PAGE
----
2. From my experience, it’s not flexible because I could only get it to work if I made a different prefab for every sound to play.
  3. Implementing sound effects in this matter might confuse other programmers who are expecting a call to play audio as opposed to a call to instantiate a prefab.

What I wanted to do in for audio playback in Unity was to play sounds in multiple channels in the same way an audio work station used mixer software to mix audio from multiple channels. The bad news: Unity does not give you this kind of control (directly anyway). The good news, Unity can mix audio together, as long as they are being played from multiple instances of AudioSource.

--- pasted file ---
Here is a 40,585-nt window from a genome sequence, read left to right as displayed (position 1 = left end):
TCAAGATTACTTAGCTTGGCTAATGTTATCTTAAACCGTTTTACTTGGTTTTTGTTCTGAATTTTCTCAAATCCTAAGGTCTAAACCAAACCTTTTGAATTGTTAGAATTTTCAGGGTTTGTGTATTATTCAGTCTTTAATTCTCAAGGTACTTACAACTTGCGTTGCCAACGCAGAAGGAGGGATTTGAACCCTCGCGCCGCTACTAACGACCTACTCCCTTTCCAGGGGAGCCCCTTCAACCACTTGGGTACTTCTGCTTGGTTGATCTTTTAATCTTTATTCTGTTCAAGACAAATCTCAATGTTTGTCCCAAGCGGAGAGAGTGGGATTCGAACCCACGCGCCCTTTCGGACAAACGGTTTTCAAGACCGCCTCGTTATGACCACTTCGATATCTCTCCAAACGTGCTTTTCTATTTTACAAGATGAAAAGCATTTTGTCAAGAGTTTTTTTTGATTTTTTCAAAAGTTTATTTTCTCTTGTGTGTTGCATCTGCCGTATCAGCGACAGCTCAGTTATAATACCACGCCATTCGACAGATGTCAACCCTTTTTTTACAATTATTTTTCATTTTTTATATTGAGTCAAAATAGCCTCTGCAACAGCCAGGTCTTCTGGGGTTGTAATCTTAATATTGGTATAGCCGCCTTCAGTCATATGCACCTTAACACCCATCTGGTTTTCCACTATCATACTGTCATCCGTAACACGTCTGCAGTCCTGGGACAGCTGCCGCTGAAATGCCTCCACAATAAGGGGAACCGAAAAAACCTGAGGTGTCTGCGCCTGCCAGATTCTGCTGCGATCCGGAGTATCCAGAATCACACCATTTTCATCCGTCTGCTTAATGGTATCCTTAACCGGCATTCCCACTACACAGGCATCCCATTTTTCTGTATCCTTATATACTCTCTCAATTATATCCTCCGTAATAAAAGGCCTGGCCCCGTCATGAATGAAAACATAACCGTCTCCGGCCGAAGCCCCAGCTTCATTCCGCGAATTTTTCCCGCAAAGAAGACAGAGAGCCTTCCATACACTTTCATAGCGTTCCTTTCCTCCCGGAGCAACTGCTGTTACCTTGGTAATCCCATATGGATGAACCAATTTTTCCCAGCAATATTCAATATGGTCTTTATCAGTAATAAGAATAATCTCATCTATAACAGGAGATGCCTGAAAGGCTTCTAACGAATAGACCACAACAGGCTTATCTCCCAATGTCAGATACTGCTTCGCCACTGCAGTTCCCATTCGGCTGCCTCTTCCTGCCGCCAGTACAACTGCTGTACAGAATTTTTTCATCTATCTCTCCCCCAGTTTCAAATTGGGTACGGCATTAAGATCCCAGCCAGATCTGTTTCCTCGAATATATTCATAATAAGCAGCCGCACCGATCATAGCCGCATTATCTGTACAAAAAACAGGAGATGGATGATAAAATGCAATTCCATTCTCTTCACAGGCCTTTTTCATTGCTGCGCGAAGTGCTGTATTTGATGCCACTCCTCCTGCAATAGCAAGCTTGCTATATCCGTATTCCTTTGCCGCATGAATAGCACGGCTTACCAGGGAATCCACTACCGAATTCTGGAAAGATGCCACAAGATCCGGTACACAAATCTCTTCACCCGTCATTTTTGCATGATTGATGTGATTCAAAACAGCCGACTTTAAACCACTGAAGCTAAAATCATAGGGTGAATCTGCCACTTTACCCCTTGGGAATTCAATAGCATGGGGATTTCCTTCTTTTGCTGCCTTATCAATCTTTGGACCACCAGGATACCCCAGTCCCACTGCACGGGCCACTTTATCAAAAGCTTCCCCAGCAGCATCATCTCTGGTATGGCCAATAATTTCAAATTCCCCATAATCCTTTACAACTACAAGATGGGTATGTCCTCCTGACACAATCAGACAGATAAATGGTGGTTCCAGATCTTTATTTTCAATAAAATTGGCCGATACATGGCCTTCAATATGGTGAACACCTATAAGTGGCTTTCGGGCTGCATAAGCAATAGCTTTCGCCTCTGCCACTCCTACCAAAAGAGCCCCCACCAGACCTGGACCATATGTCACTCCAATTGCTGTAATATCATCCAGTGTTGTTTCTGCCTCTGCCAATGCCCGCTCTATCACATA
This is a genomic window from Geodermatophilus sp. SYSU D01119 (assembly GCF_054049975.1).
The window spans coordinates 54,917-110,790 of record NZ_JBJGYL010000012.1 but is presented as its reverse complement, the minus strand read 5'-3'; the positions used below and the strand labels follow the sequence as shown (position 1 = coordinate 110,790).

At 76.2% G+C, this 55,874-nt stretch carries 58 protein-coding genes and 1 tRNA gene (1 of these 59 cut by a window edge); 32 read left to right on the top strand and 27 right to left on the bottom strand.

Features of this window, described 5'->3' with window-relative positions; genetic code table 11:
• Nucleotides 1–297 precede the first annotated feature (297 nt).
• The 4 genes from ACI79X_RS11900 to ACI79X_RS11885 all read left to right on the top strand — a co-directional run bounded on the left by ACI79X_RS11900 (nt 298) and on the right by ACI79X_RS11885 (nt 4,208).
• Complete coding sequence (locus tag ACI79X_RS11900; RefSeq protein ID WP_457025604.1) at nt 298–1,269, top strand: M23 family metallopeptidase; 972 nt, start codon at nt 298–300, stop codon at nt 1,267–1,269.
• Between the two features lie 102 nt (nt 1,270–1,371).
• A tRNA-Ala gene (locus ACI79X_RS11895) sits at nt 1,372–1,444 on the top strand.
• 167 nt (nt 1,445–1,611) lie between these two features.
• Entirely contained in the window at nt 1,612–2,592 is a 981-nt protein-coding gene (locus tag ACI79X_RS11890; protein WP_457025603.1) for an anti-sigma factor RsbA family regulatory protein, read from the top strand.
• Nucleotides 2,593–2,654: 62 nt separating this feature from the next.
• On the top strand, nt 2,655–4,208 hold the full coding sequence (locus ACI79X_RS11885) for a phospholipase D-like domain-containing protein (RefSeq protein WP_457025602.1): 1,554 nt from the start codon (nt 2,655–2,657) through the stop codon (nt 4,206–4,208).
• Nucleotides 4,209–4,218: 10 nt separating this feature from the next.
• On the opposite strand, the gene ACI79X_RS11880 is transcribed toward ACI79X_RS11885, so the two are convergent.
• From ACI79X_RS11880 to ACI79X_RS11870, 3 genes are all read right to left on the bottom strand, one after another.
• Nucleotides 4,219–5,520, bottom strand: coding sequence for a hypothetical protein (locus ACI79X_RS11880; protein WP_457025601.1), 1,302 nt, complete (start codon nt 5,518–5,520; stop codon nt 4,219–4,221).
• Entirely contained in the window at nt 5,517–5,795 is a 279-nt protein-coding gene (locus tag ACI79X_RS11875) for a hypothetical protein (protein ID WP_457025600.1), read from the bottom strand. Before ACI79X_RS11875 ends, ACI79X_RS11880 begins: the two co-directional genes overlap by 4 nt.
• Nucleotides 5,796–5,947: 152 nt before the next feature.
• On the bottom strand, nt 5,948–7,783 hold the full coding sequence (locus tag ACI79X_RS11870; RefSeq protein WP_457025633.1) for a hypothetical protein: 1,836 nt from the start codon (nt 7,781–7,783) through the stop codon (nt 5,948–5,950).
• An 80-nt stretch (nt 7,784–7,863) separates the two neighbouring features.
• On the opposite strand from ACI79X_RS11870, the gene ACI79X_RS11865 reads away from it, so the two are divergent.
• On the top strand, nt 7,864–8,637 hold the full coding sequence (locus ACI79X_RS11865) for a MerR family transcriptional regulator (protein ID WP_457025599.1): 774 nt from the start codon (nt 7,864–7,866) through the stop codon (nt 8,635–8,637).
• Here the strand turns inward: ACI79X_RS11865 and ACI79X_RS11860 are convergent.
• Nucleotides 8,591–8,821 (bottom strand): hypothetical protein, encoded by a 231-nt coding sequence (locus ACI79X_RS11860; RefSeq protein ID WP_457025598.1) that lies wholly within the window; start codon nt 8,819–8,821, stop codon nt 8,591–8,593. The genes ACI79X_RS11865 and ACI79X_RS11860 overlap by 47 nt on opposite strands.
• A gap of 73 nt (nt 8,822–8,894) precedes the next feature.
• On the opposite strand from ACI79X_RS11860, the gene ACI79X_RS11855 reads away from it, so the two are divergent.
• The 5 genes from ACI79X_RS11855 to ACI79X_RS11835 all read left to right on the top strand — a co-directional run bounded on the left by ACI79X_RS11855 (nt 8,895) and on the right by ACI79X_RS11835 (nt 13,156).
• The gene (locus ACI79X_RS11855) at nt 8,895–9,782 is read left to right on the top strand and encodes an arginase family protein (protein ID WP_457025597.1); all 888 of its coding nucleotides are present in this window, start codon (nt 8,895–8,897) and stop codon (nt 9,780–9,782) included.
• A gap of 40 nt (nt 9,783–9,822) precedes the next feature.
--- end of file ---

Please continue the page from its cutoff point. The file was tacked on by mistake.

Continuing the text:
With this in mind, I wanted to make a mixer that can be called from anywhere to play sound to a specific channel. The idea is you can make a call to this audio mixer to play a sound in a specific channel and label the sound as a specific audio type. The audio types would include sound, music, jingle, and voice. I also wanted playback controls based on a specific channel, all channels, or channels label with a specific audio type.

After messing around for a few days, I would like to present the AudioMixer. It’s a Unity script that allows mixing of sound in multiple channels. This can be very useful for playing reoccurring  sounds, loop music, or other audio tasks.

You can read about the AudioMixer on the AudioMixer page, or you can go straight to Github and get it. Documentation and instructions on how to use AudioMixer are provided on Github.

The Motivation behind XboxCtrlrInput

XboxControllerThe motivation to make XboxCtrlrInput came about from a problem I’ve encountered a few times in Unity3D.